For many years, before the advent of the homer-driven careers of Dave Kingman and Mark McGwire, Harshman held an obscure major league record--of his 76 career hits, his 21 home runs were the highest ratio (27.6 percent) of home runs to hits for any batter with more than 400 plate appearances.
The Card: Lots of Cleveland players had their Topps pics taken right there in that same spot in Municipal Stadium. And I think he sort of resembles that Indians' logo. Well, a little.

He had cards as an Oriole in Topps' 1958 and 1959 set. Here he is on a Jay Publishing Photo Pack pic.

Friday, April 17, 2020

#116 Jim Rivera

Jim Rivera  Chicago White Sox

Career: The basics... Rivera was a speedy, slick-fielding outfielder for the Sox from 1952 thru 1961. His time with them was bracketed by partial seasons with the Browns and Athletics. He was a career .256 hitter with some pop to go with his fleet feet. But numbers don't tell Rivera's story. As I did when I posted his '59 Topps card on that set's blog, I am going to point you to an entry on the Baseball Fever board that details Rivera's (ahem) checkered history. A longer version can be found by hitting up his SABR bio.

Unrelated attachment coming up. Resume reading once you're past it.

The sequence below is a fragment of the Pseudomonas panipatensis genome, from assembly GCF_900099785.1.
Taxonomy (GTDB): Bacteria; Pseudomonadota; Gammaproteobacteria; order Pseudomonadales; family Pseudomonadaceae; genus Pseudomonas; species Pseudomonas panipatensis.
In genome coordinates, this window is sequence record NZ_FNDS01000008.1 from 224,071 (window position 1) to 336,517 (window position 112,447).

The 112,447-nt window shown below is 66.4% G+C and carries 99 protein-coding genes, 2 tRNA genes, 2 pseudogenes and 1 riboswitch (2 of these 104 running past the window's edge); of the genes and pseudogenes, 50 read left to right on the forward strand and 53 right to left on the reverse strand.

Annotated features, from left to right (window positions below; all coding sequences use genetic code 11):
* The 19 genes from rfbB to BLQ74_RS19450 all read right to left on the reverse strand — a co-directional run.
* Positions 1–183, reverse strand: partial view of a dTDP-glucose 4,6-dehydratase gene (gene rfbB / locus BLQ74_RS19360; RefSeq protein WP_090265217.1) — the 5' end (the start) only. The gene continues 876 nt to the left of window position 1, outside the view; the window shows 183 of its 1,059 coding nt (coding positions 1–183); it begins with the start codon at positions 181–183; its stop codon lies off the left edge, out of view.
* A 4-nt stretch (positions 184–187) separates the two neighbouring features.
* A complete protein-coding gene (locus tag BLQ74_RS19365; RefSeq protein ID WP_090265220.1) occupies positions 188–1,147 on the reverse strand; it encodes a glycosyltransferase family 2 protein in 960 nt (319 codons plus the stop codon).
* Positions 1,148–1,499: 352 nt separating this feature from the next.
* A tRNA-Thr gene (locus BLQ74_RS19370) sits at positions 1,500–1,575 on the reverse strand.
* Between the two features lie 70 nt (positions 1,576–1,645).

In 1960: As noted in the SABR bio linked above, Rivera lost his starting job when the White Sox made a trade with Cleveland to bring back Minnie Minoso. Rivera played in only 48 games, mostly as a defensive replacement and pinch-runner. He only had 20 plate appearances in total. That's less than all but one of the Sox' full-time pitching staff.